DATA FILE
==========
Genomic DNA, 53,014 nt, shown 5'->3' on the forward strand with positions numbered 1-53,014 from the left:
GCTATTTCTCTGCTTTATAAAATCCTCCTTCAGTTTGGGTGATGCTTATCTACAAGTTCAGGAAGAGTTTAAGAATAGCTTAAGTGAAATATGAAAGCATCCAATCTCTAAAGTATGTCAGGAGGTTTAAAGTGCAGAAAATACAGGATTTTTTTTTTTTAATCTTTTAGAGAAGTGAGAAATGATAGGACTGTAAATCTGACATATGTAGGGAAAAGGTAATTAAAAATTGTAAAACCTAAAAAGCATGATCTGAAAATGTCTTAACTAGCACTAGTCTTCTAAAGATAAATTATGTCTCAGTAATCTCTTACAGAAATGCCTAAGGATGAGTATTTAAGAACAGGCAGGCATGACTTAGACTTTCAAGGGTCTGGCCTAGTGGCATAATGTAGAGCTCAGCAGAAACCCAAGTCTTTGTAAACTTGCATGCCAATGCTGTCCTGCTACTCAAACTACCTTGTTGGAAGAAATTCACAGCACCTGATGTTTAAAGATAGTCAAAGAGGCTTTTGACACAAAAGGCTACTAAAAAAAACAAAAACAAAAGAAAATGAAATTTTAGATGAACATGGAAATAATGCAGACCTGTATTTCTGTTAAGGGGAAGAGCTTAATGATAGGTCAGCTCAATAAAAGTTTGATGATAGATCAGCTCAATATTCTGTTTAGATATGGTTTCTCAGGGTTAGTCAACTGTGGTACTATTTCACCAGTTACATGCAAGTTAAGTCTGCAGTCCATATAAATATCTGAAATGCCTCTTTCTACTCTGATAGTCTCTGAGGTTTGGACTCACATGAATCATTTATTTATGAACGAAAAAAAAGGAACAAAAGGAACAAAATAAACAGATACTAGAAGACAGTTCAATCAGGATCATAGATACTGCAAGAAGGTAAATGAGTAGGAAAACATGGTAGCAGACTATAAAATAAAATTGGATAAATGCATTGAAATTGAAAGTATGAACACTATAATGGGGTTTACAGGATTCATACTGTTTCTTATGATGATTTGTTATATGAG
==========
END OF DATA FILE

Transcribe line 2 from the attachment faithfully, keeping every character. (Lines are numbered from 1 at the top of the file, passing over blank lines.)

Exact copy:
GCTATTTCTCTGCTTTATAAAATCCTCCTTCAGTTTGGGTGATGCTTATCTACAAGTTCAGGAAGAGTTTAAGAATAGCTTAAGTGAAATATGAAAGCATCCAATCTCTAAAGTATGTCAGGAGGTTTAAAGTGCAGAAAATACAGGATTTTTTTTTTTTAATCTTTTAGAGAAGTGAGAAATGATAGGACTGTAAATCTGACATATGTAGGGAAAAGGTAATTAAAAATTGTAAAACCTAAAAAGCATGATCTGAAAATGTCTTAACTAGCACTAGTCTTCTAAAGATAAATTATGTCTCAGTAATCTCTTACAGAAATGCCTAAGGATGAGTATTTAAGAACAGGCAGGCATGACTTAGACTTTCAAGGGTCTGGCCTAGTGGCATAATGTAGAGCTCAGCAGAAACCCAAGTCTTTGTAAACTTGCATGCCAATGCTGTCCTGCTACTCAAACTACCTTGTTGGAAGAAATTCACAGCACCTGATGTTTAAAGATAGTCAAAGAGGCTTTTGACACAAAAGGCTACTAAAAAAAACAAAAACAAAAGAAAATGAAATTTTAGATGAACATGGAAATAATGCAGACCTGTATTTCTGTTAAGGGGAAGAGCTTAATGATAGGTCAGCTCAATAAAAGTTTGATGATAGATCAGCTCAATATTCTGTTTAGATATGGTTTCTCAGGGTTAGTCAACTGTGGTACTATTTCACCAGTTACATGCAAGTTAAGTCTGCAGTCCATATAAATATCTGAAATGCCTCTTTCTACTCTGATAGTCTCTGAGGTTTGGACTCACATGAATCATTTATTTATGAACGAAAAAAAAGGAACAAAAGGAACAAAATAAACAGATACTAGAAGACAGTTCAATCAGGATCATAGATACTGCAAGAAGGTAAATGAGTAGGAAAACATGGTAGCAGACTATAAAATAAAATTGGATAAATGCATTGAAATTGAAAGTATGAACACTATAATGGGGTTTACAGGATTCATACTGTTTCTTATGATGATTTGTTATATGAG